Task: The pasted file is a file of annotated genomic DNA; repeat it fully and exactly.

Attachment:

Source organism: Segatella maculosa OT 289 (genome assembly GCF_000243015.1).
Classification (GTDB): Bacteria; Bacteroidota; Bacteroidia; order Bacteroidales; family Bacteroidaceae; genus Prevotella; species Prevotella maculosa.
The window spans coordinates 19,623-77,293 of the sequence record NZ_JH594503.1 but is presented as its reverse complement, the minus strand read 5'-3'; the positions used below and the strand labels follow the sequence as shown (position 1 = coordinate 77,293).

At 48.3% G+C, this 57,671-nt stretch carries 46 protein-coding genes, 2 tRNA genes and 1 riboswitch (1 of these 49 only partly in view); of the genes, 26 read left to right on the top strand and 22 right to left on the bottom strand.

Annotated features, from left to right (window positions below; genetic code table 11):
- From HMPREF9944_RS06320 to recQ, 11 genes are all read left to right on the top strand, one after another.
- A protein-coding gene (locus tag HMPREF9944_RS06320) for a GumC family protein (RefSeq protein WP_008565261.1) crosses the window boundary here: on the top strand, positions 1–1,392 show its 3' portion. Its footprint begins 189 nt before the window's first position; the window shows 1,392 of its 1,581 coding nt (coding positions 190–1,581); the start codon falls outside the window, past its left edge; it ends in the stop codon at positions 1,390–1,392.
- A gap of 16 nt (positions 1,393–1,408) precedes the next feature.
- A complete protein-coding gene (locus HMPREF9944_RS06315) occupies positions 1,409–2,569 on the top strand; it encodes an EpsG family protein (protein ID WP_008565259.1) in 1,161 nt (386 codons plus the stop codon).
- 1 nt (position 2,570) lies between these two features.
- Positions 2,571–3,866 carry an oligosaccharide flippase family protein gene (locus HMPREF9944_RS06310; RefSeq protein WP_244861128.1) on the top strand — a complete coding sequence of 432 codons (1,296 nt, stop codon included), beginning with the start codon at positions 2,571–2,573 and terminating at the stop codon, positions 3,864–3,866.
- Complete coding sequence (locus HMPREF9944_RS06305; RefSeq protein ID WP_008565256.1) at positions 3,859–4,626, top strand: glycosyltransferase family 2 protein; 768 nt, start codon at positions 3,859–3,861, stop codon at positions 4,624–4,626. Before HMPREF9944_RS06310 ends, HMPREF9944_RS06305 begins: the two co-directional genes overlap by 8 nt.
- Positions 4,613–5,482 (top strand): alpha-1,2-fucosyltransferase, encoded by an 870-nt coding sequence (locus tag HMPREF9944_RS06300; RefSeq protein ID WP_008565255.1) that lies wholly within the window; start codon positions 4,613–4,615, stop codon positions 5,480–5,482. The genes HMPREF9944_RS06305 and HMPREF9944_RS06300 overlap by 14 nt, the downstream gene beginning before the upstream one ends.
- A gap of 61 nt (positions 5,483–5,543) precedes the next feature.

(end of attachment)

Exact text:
Source organism: Segatella maculosa OT 289 (genome assembly GCF_000243015.1).
Classification (GTDB): Bacteria; Bacteroidota; Bacteroidia; order Bacteroidales; family Bacteroidaceae; genus Prevotella; species Prevotella maculosa.
The window spans coordinates 19,623-77,293 of the sequence record NZ_JH594503.1 but is presented as its reverse complement, the minus strand read 5'-3'; the positions used below and the strand labels follow the sequence as shown (position 1 = coordinate 77,293).

At 48.3% G+C, this 57,671-nt stretch carries 46 protein-coding genes, 2 tRNA genes and 1 riboswitch (1 of these 49 only partly in view); of the genes, 26 read left to right on the top strand and 22 right to left on the bottom strand.

Annotated features, from left to right (window positions below; genetic code table 11):
- From HMPREF9944_RS06320 to recQ, 11 genes are all read left to right on the top strand, one after another.
- A protein-coding gene (locus tag HMPREF9944_RS06320) for a GumC family protein (RefSeq protein WP_008565261.1) crosses the window boundary here: on the top strand, positions 1–1,392 show its 3' portion. Its footprint begins 189 nt before the window's first position; the window shows 1,392 of its 1,581 coding nt (coding positions 190–1,581); the start codon falls outside the window, past its left edge; it ends in the stop codon at positions 1,390–1,392.
- A gap of 16 nt (positions 1,393–1,408) precedes the next feature.
- A complete protein-coding gene (locus HMPREF9944_RS06315) occupies positions 1,409–2,569 on the top strand; it encodes an EpsG family protein (protein ID WP_008565259.1) in 1,161 nt (386 codons plus the stop codon).
- 1 nt (position 2,570) lies between these two features.
- Positions 2,571–3,866 carry an oligosaccharide flippase family protein gene (locus HMPREF9944_RS06310; RefSeq protein WP_244861128.1) on the top strand — a complete coding sequence of 432 codons (1,296 nt, stop codon included), beginning with the start codon at positions 2,571–2,573 and terminating at the stop codon, positions 3,864–3,866.
- Complete coding sequence (locus HMPREF9944_RS06305; RefSeq protein ID WP_008565256.1) at positions 3,859–4,626, top strand: glycosyltransferase family 2 protein; 768 nt, start codon at positions 3,859–3,861, stop codon at positions 4,624–4,626. Before HMPREF9944_RS06310 ends, HMPREF9944_RS06305 begins: the two co-directional genes overlap by 8 nt.
- Positions 4,613–5,482 (top strand): alpha-1,2-fucosyltransferase, encoded by an 870-nt coding sequence (locus tag HMPREF9944_RS06300; RefSeq protein ID WP_008565255.1) that lies wholly within the window; start codon positions 4,613–4,615, stop codon positions 5,480–5,482. The genes HMPREF9944_RS06305 and HMPREF9944_RS06300 overlap by 14 nt, the downstream gene beginning before the upstream one ends.
- A gap of 61 nt (positions 5,483–5,543) precedes the next feature.